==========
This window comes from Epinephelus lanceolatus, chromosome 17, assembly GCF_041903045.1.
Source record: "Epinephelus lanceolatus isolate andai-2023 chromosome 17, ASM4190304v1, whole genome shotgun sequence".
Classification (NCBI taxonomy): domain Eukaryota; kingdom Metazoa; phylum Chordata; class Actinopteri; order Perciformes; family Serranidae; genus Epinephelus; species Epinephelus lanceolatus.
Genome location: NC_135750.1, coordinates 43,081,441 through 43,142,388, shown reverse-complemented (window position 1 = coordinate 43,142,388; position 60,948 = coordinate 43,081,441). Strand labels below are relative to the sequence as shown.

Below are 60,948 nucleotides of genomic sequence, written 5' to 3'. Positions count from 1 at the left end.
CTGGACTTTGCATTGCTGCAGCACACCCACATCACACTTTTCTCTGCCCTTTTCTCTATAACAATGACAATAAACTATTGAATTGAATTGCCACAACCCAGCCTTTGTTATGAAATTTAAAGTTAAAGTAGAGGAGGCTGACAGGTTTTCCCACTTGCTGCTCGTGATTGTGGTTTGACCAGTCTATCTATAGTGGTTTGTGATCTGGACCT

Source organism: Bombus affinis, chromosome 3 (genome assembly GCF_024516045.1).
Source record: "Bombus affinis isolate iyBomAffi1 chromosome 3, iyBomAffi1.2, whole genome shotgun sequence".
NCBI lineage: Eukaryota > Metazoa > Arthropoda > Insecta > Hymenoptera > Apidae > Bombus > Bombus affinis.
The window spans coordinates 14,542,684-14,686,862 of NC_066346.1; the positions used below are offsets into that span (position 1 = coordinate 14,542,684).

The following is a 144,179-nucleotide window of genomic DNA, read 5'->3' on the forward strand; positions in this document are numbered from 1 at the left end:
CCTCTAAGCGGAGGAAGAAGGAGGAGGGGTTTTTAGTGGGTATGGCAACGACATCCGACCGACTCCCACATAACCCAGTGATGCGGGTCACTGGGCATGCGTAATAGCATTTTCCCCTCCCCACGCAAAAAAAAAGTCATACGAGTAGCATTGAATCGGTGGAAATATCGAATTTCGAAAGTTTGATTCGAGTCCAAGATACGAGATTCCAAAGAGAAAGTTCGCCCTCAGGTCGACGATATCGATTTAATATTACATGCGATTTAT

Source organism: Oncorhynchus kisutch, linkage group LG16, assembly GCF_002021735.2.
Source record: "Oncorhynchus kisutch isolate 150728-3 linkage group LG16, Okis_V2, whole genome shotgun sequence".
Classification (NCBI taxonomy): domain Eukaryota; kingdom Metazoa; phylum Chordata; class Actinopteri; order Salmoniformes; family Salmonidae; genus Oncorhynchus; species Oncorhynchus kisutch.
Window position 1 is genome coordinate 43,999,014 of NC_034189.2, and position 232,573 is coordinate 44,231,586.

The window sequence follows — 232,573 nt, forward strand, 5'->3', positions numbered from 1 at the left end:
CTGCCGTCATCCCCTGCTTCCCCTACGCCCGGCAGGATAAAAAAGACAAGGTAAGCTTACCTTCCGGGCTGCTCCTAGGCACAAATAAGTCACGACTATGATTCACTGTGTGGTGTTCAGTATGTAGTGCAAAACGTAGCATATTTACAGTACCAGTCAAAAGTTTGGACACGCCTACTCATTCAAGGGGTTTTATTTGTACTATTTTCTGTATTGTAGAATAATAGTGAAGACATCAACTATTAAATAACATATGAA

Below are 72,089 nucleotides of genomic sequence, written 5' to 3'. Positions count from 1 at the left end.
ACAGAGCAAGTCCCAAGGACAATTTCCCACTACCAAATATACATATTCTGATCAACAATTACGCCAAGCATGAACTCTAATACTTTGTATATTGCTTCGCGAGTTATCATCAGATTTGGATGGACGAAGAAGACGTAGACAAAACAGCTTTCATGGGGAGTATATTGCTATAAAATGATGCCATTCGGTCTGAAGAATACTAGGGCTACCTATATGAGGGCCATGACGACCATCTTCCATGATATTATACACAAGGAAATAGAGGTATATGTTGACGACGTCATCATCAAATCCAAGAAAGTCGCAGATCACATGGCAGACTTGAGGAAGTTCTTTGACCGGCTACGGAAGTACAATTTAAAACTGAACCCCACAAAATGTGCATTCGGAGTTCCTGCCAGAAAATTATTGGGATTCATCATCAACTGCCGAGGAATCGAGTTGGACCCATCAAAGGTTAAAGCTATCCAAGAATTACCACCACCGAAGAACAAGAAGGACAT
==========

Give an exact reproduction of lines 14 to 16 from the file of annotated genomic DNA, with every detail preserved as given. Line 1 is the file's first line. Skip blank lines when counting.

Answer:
Source record: "Oncorhynchus kisutch isolate 150728-3 linkage group LG16, Okis_V2, whole genome shotgun sequence".
Classification (NCBI taxonomy): domain Eukaryota; kingdom Metazoa; phylum Chordata; class Actinopteri; order Salmoniformes; family Salmonidae; genus Oncorhynchus; species Oncorhynchus kisutch.
Window position 1 is genome coordinate 43,999,014 of NC_034189.2, and position 232,573 is coordinate 44,231,586.